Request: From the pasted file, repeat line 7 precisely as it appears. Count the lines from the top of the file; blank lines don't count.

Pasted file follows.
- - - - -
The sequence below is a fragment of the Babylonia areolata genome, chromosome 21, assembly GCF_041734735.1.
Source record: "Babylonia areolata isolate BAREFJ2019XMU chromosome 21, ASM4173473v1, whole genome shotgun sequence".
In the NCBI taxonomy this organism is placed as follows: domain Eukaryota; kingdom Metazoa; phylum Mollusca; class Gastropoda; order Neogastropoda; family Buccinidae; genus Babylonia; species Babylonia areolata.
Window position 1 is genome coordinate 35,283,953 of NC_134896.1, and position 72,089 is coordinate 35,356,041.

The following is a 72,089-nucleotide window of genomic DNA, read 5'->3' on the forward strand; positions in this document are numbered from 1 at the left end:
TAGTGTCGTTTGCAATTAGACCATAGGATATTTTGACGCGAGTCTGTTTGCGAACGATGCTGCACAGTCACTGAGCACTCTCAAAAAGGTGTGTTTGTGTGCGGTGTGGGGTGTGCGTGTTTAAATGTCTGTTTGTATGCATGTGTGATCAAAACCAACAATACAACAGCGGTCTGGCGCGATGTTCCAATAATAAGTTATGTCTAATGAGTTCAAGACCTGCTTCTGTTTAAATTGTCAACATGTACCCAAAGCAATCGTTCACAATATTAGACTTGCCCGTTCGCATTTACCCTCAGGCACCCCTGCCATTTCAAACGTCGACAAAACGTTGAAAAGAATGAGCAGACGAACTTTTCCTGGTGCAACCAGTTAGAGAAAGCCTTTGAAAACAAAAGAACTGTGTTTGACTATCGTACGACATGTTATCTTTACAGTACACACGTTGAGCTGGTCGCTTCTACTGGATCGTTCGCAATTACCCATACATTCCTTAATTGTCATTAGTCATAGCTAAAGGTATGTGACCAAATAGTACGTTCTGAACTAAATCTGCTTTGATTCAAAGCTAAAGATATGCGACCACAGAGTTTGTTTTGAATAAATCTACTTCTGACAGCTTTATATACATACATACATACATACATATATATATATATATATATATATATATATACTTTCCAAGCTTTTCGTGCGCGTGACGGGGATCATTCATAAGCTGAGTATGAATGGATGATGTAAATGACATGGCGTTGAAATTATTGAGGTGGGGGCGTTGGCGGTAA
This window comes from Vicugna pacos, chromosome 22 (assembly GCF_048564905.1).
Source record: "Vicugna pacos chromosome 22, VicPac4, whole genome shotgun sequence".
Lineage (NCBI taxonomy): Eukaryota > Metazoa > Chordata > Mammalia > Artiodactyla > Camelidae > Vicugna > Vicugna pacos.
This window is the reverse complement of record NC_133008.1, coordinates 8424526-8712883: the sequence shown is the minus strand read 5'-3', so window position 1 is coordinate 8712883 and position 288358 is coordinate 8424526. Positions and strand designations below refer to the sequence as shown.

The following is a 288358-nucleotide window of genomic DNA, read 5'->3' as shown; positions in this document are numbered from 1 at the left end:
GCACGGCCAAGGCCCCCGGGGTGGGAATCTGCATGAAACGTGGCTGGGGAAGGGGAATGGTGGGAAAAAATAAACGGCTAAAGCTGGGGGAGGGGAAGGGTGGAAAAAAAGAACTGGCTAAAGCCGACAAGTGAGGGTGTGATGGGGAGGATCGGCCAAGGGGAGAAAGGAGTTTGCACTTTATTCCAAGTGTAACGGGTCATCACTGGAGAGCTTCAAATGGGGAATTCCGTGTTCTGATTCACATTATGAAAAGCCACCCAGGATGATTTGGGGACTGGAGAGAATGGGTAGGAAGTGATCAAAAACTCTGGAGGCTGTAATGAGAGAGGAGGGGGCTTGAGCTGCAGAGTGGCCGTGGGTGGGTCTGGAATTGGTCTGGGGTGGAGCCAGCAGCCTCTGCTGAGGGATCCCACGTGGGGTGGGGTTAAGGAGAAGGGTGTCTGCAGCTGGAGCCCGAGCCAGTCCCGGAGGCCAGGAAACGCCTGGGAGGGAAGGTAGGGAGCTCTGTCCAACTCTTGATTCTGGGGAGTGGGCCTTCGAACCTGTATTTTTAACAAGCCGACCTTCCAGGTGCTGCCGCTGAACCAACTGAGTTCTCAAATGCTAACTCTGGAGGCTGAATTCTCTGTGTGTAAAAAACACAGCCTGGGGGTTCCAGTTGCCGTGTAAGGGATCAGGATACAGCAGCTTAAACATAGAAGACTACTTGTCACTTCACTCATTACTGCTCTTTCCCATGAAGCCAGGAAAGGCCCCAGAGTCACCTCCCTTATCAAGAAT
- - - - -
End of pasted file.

This window comes from Vicugna pacos, chromosome 22 (assembly GCF_048564905.1).